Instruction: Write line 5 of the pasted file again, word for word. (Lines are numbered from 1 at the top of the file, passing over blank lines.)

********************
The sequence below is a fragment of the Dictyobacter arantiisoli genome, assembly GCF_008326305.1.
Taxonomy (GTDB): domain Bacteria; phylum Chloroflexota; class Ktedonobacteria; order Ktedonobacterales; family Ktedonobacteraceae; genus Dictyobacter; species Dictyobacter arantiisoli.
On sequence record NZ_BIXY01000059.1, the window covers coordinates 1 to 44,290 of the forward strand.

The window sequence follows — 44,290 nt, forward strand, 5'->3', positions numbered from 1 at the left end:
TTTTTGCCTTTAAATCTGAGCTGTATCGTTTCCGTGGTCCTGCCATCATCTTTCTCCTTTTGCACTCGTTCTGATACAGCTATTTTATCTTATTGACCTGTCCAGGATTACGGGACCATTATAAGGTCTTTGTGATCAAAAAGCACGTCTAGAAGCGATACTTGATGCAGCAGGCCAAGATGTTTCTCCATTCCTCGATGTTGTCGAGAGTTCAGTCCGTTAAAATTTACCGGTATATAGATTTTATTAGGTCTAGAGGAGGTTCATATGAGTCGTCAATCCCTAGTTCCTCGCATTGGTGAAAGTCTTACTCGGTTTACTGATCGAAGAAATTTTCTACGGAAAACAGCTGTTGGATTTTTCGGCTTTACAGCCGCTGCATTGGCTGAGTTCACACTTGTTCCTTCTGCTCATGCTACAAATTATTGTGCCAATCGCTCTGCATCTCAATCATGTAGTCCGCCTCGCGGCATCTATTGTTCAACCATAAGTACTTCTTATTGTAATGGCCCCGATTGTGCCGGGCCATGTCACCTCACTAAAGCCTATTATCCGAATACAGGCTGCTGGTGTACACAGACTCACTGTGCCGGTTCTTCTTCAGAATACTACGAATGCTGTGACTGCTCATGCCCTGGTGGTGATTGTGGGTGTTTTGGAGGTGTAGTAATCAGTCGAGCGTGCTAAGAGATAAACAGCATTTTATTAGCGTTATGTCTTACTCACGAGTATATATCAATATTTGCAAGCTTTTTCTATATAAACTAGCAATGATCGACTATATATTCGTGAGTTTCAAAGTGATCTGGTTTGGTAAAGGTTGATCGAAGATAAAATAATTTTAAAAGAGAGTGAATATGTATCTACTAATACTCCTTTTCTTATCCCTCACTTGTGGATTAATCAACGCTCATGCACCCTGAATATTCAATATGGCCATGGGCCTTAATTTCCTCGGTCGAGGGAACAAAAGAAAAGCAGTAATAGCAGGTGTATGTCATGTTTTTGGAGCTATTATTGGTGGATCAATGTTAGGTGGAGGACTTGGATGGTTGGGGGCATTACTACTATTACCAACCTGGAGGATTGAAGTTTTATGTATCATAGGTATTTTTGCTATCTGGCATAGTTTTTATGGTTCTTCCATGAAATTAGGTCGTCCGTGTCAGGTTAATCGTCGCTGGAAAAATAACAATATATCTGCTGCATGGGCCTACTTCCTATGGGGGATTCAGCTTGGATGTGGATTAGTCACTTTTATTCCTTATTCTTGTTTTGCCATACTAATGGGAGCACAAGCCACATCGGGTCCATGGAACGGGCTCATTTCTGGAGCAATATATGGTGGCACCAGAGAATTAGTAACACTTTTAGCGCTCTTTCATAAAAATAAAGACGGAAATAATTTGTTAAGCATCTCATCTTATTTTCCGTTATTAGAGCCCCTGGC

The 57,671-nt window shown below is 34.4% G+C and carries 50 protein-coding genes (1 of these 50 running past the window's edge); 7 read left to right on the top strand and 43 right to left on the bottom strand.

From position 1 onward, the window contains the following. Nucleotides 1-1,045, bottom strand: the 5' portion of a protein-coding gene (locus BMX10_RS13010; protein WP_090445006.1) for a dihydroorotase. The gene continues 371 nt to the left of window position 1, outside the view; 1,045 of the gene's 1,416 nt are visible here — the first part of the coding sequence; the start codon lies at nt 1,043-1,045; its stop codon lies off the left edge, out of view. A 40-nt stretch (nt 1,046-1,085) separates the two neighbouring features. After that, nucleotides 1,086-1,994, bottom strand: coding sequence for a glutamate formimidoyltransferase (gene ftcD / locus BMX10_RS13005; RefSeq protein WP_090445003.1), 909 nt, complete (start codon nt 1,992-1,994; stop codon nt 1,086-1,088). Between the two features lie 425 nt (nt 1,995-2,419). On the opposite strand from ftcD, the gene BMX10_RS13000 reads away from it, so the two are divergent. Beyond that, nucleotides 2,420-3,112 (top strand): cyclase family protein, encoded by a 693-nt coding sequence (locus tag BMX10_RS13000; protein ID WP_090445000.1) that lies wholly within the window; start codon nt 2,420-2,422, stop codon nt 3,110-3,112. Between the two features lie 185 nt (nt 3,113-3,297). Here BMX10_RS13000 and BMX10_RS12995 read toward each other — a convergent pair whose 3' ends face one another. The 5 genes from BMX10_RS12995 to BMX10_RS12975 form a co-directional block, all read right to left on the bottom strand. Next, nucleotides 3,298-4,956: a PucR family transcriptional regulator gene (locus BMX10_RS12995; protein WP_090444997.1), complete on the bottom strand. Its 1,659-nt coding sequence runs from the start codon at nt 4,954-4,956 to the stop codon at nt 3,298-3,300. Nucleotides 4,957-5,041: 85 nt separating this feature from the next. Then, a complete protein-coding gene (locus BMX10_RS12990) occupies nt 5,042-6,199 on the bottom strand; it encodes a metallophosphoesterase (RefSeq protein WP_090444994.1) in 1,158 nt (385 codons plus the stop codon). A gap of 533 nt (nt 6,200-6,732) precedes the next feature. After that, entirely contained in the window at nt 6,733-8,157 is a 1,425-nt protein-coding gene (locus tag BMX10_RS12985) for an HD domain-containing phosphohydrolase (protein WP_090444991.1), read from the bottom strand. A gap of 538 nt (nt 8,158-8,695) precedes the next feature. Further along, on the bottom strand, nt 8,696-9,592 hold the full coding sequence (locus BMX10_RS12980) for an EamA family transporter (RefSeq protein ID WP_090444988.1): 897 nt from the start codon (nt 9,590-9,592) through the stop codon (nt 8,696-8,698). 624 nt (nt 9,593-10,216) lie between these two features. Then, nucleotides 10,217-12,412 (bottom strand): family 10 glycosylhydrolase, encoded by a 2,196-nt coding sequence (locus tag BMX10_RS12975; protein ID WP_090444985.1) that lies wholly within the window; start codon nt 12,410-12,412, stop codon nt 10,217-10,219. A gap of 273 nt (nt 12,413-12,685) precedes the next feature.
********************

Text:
TTTTTGCCTTTAAATCTGAGCTGTATCGTTTCCGTGGTCCTGCCATCATCTTTCTCCTTTTGCACTCGTTCTGATACAGCTATTTTATCTTATTGACCTGTCCAGGATTACGGGACCATTATAAGGTCTTTGTGATCAAAAAGCACGTCTAGAAGCGATACTTGATGCAGCAGGCCAAGATGTTTCTCCATTCCTCGATGTTGTCGAGAGTTCAGTCCGTTAAAATTTACCGGTATATAGATTTTATTAGGTCTAGAGGAGGTTCATATGAGTCGTCAATCCCTAGTTCCTCGCATTGGTGAAAGTCTTACTCGGTTTACTGATCGAAGAAATTTTCTACGGAAAACAGCTGTTGGATTTTTCGGCTTTACAGCCGCTGCATTGGCTGAGTTCACACTTGTTCCTTCTGCTCATGCTACAAATTATTGTGCCAATCGCTCTGCATCTCAATCATGTAGTCCGCCTCGCGGCATCTATTGTTCAACCATAAGTACTTCTTATTGTAATGGCCCCGATTGTGCCGGGCCATGTCACCTCACTAAAGCCTATTATCCGAATACAGGCTGCTGGTGTACACAGACTCACTGTGCCGGTTCTTCTTCAGAATACTACGAATGCTGTGACTGCTCATGCCCTGGTGGTGATTGTGGGTGTTTTGGAGGTGTAGTAATCAGTCGAGCGTGCTAAGAGATAAACAGCATTTTATTAGCGTTATGTCTTACTCACGAGTATATATCAATATTTGCAAGCTTTTTCTATATAAACTAGCAATGATCGACTATATATTCGTGAGTTTCAAAGTGATCTGGTTTGGTAAAGGTTGATCGAAGATAAAATAATTTTAAAAGAGAGTGAATATGTATCTACTAATACTCCTTTTCTTATCCCTCACTTGTGGATTAATCAACGCTCATGCACCCTGAATATTCAATATGGCCATGGGCCTTAATTTCCTCGGTCGAGGGAACAAAAGAAAAGCAGTAATAGCAGGTGTATGTCATGTTTTTGGAGCTATTATTGGTGGATCAATGTTAGGTGGAGGACTTGGATGGTTGGGGGCATTACTACTATTACCAACCTGGAGGATTGAAGTTTTATGTATCATAGGTATTTTTGCTATCTGGCATAGTTTTTATGGTTCTTCCATGAAATTAGGTCGTCCGTGTCAGGTTAATCGTCGCTGGAAAAATAACAATATATCTGCTGCATGGGCCTACTTCCTATGGGGGATTCAGCTTGGATGTGGATTAGTCACTTTTATTCCTTATTCTTGTTTTGCCATACTAATGGGAGCACAAGCCACATCGGGTCCATGGAACGGGCTCATTTCTGGAGCAATATATGGTGGCACCAGAGAATTAGTAACACTTTTAGCGCTCTTTCATAAAAATAAAGACGGAAATAATTTGTTAAGCATCTCATCTTATTTTCCGTTATTAGAGCCCCTGGC